Not get

overconfident - a freeze is still possible. If you've already planted tender annuals and vegetables and the forecast is for frost, protect them (with an upside-down bucket, for example) or be ready to lose them. Pay attention to rain accumulation; vigorous growth requires ample water.

Plant new roses. Get them into the ground promptly, to allow them time to settle and bloom this summer. A minimum of six hours of sun is needed. Fertilize new and old roses with slow-release fertilizer.

Begin planting shrubs, trees and perennials. Plant on cloudy days or later in the afternoon, to avoid heat stress.

Be firm with pot-bound perennials. Their roots must be disturbed and loosened so that they will grow into your soil. If the roots are tightly coiled at the bottom perimeter of the pot, pinch through them in three or four places. Tease other roots loose of the soil and spread when planting.

Make an honest assessment of existing plantings. Rip out lousy performers and give yourself room for something new and intriguing. (Suggestions: Spigelia marilandica, Indian pinks, for light shade; Platycodon grandiflorus, balloon flower, for sun, good drainage and a permanent location; asters, of so many varieties, for fall bloom; Muhlenbergia capillaris, an ornamental grass that produces a light 3-foot pink cloud in fall.)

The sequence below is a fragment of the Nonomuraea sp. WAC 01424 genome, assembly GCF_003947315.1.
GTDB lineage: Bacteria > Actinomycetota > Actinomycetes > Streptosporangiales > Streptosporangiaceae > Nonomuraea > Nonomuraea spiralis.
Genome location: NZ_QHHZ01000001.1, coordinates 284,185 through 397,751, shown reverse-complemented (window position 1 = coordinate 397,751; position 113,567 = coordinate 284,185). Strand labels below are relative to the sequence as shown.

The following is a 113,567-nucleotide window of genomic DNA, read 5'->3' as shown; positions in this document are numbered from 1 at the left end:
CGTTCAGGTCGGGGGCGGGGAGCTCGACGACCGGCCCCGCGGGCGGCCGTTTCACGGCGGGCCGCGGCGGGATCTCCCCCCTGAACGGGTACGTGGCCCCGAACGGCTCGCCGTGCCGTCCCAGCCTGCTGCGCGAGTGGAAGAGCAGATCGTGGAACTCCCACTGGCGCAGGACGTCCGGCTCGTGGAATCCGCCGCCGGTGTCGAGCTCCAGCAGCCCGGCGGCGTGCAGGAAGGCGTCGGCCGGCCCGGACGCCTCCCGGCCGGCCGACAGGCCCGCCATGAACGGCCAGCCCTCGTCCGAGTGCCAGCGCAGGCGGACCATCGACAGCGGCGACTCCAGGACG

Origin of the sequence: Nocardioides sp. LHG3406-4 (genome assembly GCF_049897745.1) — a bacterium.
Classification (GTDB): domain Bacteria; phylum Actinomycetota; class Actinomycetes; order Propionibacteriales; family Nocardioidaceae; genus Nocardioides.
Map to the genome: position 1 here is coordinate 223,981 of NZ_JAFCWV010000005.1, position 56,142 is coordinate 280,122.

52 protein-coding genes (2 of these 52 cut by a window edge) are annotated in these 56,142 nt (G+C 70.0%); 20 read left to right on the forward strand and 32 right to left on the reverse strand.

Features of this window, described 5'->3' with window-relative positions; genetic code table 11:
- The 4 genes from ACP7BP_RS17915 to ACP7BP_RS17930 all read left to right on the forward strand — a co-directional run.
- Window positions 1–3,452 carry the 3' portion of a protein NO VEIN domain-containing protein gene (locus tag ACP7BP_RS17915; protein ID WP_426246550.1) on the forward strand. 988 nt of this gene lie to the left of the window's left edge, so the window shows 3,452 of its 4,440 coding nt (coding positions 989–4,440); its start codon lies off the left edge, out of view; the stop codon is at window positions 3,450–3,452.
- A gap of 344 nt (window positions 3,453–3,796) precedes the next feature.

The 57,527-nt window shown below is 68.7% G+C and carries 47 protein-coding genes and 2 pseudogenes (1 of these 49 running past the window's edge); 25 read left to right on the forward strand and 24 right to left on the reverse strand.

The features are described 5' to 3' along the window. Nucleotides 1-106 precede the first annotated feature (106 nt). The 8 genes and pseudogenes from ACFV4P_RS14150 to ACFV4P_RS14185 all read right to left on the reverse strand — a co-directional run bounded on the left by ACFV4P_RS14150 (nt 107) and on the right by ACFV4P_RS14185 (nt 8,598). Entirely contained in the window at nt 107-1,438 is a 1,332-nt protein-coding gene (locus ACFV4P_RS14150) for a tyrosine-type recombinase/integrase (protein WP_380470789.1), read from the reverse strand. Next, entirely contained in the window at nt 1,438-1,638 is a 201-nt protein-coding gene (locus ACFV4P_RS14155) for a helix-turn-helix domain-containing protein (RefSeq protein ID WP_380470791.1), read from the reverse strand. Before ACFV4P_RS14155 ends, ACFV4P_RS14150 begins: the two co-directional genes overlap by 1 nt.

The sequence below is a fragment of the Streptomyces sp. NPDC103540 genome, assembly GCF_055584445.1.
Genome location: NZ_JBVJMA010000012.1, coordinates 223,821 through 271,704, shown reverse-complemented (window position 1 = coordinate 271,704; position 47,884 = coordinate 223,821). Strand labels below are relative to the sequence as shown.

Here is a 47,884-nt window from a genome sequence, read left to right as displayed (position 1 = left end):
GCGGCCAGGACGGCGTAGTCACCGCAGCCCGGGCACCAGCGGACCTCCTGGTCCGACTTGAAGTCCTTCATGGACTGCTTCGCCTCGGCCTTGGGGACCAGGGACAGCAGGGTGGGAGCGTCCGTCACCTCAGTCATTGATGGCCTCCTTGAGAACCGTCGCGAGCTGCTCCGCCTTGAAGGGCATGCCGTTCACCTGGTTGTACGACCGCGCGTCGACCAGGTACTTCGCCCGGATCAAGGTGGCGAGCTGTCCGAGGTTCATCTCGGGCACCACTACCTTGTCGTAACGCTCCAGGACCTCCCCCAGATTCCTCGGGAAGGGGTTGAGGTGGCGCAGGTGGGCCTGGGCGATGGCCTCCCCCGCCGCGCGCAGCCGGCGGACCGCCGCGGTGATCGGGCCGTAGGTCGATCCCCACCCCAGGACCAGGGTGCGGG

Get ready for rampant lawn growth. If the grass gets too long, then is closely mowed, the lawn can be scorched.

Start tuberous begonias. Place concave side up in wet peat moss, but do not cover. After four to six weeks indoors, transplant to pots with standard potting soil, again surrounding but not covering. Remove all but one or two shoots - only very large tubers can support multiple stems.

Repot tomatoes you started from seed when roots get crowded. They'll be more robust for planting in May.

Thin indoor seedlings (clipping with nail scissors may work better than pulling) and build up their sturdiness by brushing your hand over the tops once a day. When they're ready, harden them off. A week to 10 days before planting out, place watered seedlings outdoors in a semi-shaded spot for an hour or so, then bring back inside. Increase time and sunniness each day.

Plant seeds of beets, carrots, corn and spinach in the vegetable plot. Sow more lettuce.

Avoid panic. Everywhere you turn there are garden tasks. Yes, those three crummy weeks delayed cleanup and the like. You may be a bit behind, but take plenty of time to enjoy the beauty now unfolding.

- Michael Martin Mills

Next week, answers to gardening questions. Write to Michael Martin Mills, The Inquirer, Box 41705, Philadelphia, Pa. 19101 or gardenqanda@earthlink.net. Please include locale. Read his recent work at http://go.philly.com/michaelmartin
mills.